"Behold, My servant, whom I uphold." (v 1) - "This is Melech HaMashiach" (Metzudas David & RaDaK ad loc.). ".My elect, in whom My soul delights" (v 1) - " Israel are called My elect" (Rashi ad loc.) "He shall not cry nor lift up his voice." (v 2) - "He will not need to rebuke and prophesy to the nations, because they will come to learn of their own accord" (Rashi ad loc.). "The islands shall wait for his Torah" (v 4) - all the nations will listen to the Torah of Mashiach! (see Rashi ad loc.).

In the very beautiful passage in verses 5-9, God addresses the prophet Isaiah himself, messenger of the coming Mashiach: "I HaShem have called you." (v 6) - "When I formed you, My thought was that you should bring My people back to the Covenant and shine to them" (Rashi ad loc.). The purpose of the prophet is "to open blind eyes" (v 7) - "because they do not see My might and set their hearts to return to Me" (Rashi ad loc.). ".To bring out the prisoners from the prison, and them that sit in darkness out of the prison house" (v 7). The "prison" is exile, which may be physical, or worse still, mental and spiritual.

"I am HASHEM, that is My name, and My glory will I not give to another." (v 8). The name of ELOKIM (translated as "God") has been taken by idol-worshippers to speak of their gods, but the Name of HaShem, ("the Lord"), i.e. the "Tetragrammaton", YKVK, is unique to the One Creator and it is impossible for the idolaters to join their gods with Him under this name, for He is Master over all (see RaDaK ad loc.). RaDaK adds: "Moreover, 'I will not give My glory to another' as I have done until now because I have not yet executed judgment upon the wicked, and for that reason they have not recognized Me and have gone astray after idols. But after I bring Israel out of exile and perform the greatest wonders for them, executing judgment upon the wicked, all the nations will recognize Me and know that there is none besides Me" (RaDaK ad loc.).

Verse 10, "Sing to HaShem a new song." opens a new prophecy continuing on from the previous prophecy about how the nations will know HaShem in the future. Now Isaiah tells all the nations to sing an entirely new and original song in the future, when they will witness HaShem's might on behalf of Israel and recognize that He alone is God (Rashi on v 10). The song will be "new" because the level of Providence that will be revealed in the future will be different from anything ever known before. Even the habitations of Kedar - the children of Ishmael - will see that the God of Israel rules. "Let the inhabitants of Sela [the rock] sing" (v 11) - "These are the dead, who will come back to life" (Rashi ad loc.).

V 14: "I have long time held my peace. now I will cry like a woman in travail." For the entire period of the long exile God has, as it were, "held Himself in" without taking vengeance for the destruction of the Temple . But at the end of days He will spring into action. "I shall destroy mountains and hills" (v 15) - "I shall kill kings and rulers" (Rashi ad loc.). "And I shall bring the blind by a way that they knew not." (v 16) - "This refers to Israel, who were blind until now and did not look to Me and follow the path of good, which they did not know how to travel" (Rashi ad loc.).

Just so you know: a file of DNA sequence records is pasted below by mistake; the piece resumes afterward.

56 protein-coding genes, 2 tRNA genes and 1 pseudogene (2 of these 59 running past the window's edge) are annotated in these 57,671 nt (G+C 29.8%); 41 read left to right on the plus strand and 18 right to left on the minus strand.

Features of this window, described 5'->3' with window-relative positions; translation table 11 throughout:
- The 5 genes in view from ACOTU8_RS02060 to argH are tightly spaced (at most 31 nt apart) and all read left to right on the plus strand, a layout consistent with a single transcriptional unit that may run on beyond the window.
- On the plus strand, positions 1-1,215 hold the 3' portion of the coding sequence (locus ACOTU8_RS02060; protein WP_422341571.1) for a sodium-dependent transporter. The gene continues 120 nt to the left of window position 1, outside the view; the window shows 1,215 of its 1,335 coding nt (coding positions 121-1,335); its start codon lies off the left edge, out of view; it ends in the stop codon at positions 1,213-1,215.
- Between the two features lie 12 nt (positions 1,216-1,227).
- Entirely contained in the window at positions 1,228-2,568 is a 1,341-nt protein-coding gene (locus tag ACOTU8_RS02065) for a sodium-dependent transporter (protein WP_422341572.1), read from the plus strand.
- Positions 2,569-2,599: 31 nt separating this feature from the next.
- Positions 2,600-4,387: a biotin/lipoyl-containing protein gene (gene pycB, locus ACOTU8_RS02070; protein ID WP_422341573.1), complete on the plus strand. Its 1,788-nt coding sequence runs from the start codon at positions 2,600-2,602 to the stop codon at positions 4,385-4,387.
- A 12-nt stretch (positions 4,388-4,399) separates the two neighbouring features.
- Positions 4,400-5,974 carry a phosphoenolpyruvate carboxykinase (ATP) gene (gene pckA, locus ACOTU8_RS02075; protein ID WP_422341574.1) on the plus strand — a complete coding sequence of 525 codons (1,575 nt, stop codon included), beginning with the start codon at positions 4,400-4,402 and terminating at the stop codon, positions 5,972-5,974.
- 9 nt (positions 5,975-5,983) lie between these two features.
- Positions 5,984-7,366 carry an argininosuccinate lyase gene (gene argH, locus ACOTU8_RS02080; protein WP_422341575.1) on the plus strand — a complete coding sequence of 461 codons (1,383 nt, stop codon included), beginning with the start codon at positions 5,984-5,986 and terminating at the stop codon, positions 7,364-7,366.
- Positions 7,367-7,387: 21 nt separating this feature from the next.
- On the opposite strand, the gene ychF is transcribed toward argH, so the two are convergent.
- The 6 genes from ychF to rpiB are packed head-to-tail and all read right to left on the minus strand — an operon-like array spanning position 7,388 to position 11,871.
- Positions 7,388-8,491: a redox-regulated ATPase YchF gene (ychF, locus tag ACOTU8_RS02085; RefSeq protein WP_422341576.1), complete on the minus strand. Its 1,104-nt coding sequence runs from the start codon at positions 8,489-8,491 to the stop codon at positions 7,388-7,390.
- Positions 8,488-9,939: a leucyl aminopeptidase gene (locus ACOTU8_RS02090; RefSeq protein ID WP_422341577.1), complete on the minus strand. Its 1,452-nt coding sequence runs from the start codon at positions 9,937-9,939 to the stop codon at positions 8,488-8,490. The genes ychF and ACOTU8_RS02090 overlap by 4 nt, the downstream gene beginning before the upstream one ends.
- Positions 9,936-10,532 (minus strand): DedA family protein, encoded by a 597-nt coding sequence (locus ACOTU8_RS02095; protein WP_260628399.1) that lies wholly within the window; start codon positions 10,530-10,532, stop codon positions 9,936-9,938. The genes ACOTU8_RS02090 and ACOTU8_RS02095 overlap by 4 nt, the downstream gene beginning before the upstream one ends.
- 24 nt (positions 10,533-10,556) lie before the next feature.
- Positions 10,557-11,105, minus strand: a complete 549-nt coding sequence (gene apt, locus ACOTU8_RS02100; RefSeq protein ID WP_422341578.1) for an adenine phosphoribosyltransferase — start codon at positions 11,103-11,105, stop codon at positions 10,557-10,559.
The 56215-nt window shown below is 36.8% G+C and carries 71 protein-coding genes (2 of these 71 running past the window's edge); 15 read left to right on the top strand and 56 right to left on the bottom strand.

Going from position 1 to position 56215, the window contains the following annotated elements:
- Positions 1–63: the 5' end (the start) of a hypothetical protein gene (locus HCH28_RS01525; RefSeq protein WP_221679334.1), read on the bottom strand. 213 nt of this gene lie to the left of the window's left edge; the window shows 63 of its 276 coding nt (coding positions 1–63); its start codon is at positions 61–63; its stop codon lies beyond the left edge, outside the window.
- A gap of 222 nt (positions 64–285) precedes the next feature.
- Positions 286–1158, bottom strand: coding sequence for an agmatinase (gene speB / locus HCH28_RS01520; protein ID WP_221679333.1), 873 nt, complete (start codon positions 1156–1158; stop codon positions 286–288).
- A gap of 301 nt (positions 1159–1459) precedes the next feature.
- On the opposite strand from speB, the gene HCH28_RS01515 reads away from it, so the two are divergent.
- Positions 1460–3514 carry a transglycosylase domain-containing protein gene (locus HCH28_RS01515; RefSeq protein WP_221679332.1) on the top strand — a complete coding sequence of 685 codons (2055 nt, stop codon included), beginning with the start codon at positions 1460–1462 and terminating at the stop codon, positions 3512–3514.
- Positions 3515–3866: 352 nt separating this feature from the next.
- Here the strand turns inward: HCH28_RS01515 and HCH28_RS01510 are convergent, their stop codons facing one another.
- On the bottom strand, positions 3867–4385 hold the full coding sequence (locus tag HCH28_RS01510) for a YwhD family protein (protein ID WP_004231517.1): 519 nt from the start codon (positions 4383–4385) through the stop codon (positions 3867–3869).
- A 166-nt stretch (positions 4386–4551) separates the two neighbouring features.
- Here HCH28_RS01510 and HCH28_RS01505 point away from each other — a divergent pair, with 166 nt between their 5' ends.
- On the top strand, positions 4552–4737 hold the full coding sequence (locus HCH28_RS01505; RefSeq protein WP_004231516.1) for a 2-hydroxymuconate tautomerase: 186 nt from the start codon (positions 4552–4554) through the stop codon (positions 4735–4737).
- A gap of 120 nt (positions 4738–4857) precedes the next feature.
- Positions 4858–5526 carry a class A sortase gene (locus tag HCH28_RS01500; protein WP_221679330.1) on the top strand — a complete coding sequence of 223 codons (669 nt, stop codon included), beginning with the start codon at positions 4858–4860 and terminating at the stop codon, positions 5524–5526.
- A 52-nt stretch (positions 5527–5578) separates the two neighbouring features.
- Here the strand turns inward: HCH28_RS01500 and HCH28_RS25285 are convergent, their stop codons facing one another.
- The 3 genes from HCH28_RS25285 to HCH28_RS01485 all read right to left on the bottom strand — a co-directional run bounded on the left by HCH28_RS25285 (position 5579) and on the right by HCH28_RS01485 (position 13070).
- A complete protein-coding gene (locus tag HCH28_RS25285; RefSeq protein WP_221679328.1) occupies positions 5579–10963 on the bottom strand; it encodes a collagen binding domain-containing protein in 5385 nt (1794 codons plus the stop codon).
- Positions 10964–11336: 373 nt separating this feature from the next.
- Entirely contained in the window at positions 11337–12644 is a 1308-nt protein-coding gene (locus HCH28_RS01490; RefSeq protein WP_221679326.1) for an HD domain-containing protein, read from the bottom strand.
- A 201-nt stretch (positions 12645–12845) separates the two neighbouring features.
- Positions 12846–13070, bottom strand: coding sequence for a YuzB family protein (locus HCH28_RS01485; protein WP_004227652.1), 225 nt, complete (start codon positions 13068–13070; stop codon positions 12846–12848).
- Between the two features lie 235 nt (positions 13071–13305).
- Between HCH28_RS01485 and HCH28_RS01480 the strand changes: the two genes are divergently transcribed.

In vv 18-25 Isaiah addresses Israel , who are deaf to the word of God and blind to His commandments, calling on them from now on to listen and look (Metzudas David on v 18). "Who is blind but My servant or deaf like My messenger that I shall send? Who is blind as he that is perfect and blind as HaShem's servant?" (v 19). Our commentators offer a variety of interpretations of this verse. RaDaK (ad loc.) explains these as the words of the stubborn-hearted people, who are themselves spiritually blind and deaf, yet think it is the prophet that is blind and deaf [just like many of the non-observant regard the Torah-observant as cut off from the "real" world]. Rashi comments on the words, "Who is blind as he that is perfect" - "If someone among you was blind, he has already received his suffering and he is as one who has been paid all that was owing to him and he will go out clean" (Rashi ad loc.).

"Seeing many things, but you do not observe; opening ears - but no one listens" (v 20). The prophet continues to rebuke the people for their stubborn refusal to understand and heed the messages contained in all that their eyes are seeing and ears are hearing so as to repent. In this verse and those that follow he is addressing the future generations until today, calling upon us to understand that if we are imprisoned in the prison-house of exile, it is HaShem Who has "given Jacob for a spoil and Israel to the robbers" for one reason only: because "we have sinned against Him and they did not desire to follow His ways and they did not heed His Torah" (v 24).

"Therefore He has poured upon him the fury of His anger and the strength of battle, and it has set him on fire round about. Yet he knew not, and it burned him, yet he laid it not to heart" (v 25). For exactly the same reason, Israel continues to suffer until today from the burning fire of enemy hostilities. Let us ask ourselves if we have laid this to heart and if we are drawing the necessary conclusions.

* * * Verses 5-25 of this chapter, together with the first ten verses of the next chapter (Isaiah 43:1-10) are read as the Haftarah of the first Parshah in the Torah: BEREISHIS (Gen. 1:1-6:8). * * *



By Rabbi Avraham Yehoshua Greenbaum
© AZAMRA INSTITUTE 5767 - 2006-7 All rights reserved